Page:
One of the biggest early tasks for Johnson will be developing the next phase of the company’s long-term strategic plan that will be released early next year.
Johnson said the company has several opportunities to keep driving sales growth and highlighted its kids and women’s businesses.
The retailer is in the process of making its SIX:02 chain its main play to go after women. While Lady Foot Locker focuses on sneakers, SIX:02 is concentrated on athletic apparel, which is one of the fastest-growing parts of the industry. There are 14 stores open with another 20 slated for next year.
“We are starting to see it start to bear fruit,” Johnson said in a joint interview with Hicks. It will be “our women’s banner of the future.”
Johnson led the sales improvement in the U.S. by redefining the target customers for the company’s various chains so that each was going after a more specific demographic, preventing them from stealing sales from each other, Hicks said.
For example, Johnson shifted Foot Locker to target sneaker enthusiasts while its Champs unit catered more to young male athletes, Hicks said. Johnson made similar moves with Foot Locker Kids and Footaction, according to Hicks. That helped sales per square foot grow to $460 last year from $333 in 2009.
“By defining that, our real estate became much more productive,” Hicks said. “We’re much more targeted and focused.”
As for Hicks’s future, he said he’s not looking for a job but would be open to another executive position. He had been mentioned as a possible candidate to become CEO at J.C. Penney, a position filled last month.
“I don’t know what I’m going to do,” Hicks said. “I’m young enough that I could do something else but old enough that if I didn’t, that would be fine too.”
By 2020 nearly half of all Africans will live in cities and‚ as disposable incomes rise‚ consumer spending will grow to about $1-trillion‚ spurring local retailers to expand their presence in Africa.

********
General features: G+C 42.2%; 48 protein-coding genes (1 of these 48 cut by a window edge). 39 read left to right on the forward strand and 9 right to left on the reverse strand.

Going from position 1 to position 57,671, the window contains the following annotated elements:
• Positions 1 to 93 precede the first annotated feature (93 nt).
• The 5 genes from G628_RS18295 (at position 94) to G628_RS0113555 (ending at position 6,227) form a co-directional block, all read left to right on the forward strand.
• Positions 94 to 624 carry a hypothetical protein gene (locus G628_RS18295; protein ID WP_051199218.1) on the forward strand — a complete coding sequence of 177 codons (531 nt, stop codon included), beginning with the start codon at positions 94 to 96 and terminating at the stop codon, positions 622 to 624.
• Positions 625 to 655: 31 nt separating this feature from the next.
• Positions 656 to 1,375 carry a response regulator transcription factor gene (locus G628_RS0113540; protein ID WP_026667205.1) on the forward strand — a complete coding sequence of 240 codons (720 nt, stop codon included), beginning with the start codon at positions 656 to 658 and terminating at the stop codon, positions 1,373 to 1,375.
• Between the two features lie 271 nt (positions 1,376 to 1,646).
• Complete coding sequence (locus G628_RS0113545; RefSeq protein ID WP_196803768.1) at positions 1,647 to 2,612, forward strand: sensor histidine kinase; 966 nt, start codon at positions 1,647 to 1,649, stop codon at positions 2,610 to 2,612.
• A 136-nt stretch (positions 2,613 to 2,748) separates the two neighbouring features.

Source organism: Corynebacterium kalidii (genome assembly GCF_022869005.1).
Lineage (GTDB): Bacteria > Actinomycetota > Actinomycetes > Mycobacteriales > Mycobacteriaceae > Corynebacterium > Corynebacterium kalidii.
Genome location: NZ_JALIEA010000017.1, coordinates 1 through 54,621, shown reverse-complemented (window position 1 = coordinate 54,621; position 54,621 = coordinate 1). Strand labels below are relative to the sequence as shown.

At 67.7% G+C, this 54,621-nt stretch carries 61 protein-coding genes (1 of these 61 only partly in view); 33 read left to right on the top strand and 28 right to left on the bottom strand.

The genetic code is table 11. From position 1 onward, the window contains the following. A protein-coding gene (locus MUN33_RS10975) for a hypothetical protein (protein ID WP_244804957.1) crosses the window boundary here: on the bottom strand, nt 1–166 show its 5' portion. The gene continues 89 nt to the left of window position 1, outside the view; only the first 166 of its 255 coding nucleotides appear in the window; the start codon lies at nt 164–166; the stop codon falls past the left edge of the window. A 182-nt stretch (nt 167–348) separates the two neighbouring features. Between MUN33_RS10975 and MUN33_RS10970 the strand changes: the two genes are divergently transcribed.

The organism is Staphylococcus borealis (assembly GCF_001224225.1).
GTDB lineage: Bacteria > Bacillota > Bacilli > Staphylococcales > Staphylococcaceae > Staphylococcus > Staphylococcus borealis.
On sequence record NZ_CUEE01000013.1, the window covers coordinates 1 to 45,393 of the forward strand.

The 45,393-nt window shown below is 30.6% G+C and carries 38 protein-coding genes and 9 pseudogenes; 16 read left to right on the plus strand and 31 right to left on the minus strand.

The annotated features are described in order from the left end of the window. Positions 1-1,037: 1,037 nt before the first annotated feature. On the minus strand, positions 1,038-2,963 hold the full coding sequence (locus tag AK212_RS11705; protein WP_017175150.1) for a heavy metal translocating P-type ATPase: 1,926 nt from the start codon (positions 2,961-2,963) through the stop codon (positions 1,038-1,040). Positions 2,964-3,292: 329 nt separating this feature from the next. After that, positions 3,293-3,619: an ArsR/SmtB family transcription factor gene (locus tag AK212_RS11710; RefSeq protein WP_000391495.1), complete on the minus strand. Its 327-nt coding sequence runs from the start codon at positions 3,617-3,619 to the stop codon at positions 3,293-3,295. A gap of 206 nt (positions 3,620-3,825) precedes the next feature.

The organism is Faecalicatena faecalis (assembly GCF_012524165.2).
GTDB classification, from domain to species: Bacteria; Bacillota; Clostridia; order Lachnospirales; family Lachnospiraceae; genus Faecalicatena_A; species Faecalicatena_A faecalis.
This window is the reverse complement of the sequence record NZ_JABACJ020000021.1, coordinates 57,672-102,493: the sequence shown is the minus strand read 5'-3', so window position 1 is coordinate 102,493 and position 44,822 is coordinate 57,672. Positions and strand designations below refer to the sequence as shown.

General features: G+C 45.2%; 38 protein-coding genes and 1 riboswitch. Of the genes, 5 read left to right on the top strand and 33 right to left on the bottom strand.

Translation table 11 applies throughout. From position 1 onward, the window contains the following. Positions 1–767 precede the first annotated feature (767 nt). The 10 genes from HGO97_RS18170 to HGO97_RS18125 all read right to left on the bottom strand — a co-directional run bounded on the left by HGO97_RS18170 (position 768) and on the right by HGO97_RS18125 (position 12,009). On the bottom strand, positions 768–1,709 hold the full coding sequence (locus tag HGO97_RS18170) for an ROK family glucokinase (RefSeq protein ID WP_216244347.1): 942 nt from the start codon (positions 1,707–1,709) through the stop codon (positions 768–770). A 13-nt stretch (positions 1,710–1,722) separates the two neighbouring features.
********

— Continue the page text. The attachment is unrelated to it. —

The 2‚400m² Woolworths store located at The Grove mall in Windhoek offers clothing‚ general merchandise and beauty products. The store has the largest food market to date in Namibia at 480m².
In comparison to other sub-Saharan countries surveyed by research group Nielsen‚ it was easier to attract consumers in Namibia as they were better educated and connected through media.
“The affluent consumer segments in Namibia are brand loyal and willing to pay more for better and faster service. The low population density in rural areas can be a hindrance for making deep inroads into the country‚ but a fast-growing urban population in Namibia and a large‚ affluent consumer base offers a multitude of opportunities for potential investors. Also‚ the popularity of supermarkets can ease distribution challenges‚” US-based Nielsen said.
Ninth Woolworths store opens doors in Namibia
Woolworths’ group director of retail operations‚ Paula Disberry‚ said that having traded in Namibia for a number of years‚ the customers were now familiar and loyal to the Woolworths brand. Woolworths now has more than 250 employees in the region‚ which the World Bank says is the seventh-most business friendly country in Africa.